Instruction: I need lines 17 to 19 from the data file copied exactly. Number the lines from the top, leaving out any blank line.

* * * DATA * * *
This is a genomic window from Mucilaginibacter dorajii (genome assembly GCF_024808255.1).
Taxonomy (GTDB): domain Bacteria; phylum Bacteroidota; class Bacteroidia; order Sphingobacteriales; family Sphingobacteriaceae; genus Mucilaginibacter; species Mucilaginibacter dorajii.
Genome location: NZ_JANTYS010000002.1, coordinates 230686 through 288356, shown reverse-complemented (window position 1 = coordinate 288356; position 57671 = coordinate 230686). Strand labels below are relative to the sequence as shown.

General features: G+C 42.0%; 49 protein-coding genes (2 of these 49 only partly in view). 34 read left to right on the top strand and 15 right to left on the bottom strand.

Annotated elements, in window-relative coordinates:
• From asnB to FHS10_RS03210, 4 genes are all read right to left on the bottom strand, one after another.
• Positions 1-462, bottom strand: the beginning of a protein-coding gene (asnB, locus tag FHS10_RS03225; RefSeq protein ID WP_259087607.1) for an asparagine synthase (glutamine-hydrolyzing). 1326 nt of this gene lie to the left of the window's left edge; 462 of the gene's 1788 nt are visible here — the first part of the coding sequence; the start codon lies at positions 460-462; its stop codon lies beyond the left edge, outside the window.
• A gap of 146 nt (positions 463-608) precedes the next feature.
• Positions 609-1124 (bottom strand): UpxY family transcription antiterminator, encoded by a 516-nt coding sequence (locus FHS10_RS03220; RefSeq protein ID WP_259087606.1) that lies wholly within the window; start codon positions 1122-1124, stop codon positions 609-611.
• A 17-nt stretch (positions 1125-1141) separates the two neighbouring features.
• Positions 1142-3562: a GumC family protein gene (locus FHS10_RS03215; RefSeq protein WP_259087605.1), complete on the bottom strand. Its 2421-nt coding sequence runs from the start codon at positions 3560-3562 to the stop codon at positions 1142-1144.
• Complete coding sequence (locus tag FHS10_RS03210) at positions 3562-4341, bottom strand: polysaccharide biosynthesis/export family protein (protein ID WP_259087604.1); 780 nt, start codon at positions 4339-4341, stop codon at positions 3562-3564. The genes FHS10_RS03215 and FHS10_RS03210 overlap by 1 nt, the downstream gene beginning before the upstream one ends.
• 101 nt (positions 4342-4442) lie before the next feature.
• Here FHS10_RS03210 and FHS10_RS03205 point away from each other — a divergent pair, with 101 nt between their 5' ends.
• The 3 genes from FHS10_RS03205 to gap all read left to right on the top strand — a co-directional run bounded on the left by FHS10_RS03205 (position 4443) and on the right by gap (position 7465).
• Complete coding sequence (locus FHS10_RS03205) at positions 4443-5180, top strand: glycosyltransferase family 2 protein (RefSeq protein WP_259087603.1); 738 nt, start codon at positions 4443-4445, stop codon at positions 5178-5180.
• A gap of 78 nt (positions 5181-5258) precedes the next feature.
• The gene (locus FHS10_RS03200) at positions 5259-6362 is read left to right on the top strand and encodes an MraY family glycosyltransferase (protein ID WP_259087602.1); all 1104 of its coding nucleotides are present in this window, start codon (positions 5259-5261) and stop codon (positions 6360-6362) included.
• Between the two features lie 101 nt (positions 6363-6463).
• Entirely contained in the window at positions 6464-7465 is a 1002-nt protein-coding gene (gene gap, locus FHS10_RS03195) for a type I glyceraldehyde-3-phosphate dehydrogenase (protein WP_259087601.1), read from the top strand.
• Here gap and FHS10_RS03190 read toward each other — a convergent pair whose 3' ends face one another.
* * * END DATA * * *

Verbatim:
• A gap of 78 nt (positions 5181-5258) precedes the next feature.
• The gene (locus FHS10_RS03200) at positions 5259-6362 is read left to right on the top strand and encodes an MraY family glycosyltransferase (protein ID WP_259087602.1); all 1104 of its coding nucleotides are present in this window, start codon (positions 5259-5261) and stop codon (positions 6360-6362) included.
• Between the two features lie 101 nt (positions 6363-6463).